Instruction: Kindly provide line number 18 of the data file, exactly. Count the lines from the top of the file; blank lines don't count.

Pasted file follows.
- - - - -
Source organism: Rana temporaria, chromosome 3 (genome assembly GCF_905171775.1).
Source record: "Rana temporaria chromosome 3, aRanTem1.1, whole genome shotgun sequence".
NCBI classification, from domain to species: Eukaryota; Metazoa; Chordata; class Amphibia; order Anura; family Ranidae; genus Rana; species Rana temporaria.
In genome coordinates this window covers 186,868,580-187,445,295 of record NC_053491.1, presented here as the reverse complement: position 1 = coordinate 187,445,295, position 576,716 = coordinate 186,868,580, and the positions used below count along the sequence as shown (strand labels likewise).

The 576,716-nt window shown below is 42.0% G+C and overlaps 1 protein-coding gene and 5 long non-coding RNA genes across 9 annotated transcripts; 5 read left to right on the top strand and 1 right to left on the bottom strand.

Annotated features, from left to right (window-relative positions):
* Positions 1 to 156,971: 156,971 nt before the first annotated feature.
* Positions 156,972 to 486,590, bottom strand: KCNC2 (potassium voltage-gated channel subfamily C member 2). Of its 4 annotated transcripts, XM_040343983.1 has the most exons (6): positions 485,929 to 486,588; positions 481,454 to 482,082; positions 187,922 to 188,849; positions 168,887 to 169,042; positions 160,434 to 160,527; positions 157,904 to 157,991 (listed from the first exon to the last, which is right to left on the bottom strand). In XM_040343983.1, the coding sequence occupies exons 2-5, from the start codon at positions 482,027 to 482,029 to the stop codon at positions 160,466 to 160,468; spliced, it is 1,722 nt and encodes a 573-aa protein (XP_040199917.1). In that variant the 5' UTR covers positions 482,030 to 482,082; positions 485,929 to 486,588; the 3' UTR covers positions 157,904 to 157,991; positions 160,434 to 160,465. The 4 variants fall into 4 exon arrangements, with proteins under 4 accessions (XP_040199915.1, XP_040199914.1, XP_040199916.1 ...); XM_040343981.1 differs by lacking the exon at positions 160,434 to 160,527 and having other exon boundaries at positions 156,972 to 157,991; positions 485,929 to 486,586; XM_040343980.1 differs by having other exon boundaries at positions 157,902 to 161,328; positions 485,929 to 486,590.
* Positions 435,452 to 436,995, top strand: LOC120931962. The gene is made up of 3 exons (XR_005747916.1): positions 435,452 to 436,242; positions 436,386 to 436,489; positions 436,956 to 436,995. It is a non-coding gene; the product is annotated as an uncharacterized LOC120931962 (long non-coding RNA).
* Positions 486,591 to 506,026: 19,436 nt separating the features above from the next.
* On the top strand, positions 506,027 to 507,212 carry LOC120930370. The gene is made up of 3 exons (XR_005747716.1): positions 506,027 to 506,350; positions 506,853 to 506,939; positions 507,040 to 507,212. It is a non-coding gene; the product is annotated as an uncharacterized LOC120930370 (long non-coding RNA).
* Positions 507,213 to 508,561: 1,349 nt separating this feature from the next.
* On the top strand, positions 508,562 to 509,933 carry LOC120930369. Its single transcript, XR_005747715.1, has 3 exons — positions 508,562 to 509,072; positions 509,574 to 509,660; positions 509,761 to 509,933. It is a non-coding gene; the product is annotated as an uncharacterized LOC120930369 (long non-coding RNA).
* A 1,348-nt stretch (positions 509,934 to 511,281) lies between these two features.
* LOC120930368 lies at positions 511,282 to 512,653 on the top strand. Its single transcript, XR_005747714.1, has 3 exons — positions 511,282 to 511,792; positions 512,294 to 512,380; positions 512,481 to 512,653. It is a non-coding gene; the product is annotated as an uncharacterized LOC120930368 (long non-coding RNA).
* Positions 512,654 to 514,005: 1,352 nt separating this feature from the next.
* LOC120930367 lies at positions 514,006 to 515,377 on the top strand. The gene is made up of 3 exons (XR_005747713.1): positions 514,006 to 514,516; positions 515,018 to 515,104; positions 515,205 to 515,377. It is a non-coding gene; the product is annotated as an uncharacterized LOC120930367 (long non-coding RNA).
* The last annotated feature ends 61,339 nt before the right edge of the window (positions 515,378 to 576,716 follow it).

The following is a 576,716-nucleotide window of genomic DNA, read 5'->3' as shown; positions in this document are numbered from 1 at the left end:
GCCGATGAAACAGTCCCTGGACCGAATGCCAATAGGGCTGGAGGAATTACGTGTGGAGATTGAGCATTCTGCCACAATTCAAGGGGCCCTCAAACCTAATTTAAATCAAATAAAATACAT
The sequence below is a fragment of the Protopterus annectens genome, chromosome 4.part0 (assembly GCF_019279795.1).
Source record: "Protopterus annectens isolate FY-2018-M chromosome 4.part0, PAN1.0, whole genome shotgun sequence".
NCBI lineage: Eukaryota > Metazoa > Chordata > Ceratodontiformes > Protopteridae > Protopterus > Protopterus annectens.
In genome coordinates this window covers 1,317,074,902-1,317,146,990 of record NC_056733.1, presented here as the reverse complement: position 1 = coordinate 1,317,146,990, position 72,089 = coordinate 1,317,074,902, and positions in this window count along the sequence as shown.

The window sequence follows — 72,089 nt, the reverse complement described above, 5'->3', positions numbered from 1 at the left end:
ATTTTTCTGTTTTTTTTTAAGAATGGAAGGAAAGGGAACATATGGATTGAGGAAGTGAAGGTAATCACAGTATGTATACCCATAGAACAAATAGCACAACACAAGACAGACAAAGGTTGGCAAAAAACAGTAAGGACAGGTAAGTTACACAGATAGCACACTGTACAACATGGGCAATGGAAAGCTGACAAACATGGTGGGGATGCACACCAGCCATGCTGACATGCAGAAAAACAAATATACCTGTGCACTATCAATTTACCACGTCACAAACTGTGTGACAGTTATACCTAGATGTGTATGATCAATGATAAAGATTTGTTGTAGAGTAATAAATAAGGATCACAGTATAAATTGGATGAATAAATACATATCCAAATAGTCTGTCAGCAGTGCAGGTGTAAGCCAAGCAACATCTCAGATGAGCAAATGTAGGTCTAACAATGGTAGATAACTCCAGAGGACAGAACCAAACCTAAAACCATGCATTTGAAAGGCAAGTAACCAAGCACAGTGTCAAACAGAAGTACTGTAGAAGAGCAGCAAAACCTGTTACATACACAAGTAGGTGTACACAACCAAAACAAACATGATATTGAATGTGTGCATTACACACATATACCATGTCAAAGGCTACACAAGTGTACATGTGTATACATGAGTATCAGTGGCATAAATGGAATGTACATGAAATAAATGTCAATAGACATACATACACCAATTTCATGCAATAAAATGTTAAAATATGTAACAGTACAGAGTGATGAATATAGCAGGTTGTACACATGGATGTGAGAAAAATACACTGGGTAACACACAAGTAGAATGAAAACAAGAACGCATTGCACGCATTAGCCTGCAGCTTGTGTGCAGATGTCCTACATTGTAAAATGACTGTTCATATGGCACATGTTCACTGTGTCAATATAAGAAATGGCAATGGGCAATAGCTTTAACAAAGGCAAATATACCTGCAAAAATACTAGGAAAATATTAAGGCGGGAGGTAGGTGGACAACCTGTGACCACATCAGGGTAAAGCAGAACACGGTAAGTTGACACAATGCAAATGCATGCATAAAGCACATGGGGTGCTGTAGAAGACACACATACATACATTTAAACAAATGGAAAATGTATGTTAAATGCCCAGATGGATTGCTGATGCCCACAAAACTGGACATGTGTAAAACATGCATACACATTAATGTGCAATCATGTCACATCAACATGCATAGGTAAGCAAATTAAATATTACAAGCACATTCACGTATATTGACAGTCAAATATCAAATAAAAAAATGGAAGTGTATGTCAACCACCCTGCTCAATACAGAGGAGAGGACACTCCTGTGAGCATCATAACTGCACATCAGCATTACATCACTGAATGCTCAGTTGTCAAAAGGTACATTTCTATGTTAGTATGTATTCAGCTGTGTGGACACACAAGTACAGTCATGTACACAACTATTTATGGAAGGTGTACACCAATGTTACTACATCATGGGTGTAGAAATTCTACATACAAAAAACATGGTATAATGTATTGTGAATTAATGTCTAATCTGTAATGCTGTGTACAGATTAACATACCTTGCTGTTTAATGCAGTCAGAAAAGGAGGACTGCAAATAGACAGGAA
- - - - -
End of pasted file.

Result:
* The last annotated feature ends 61,339 nt before the right edge of the window (positions 515,378 to 576,716 follow it).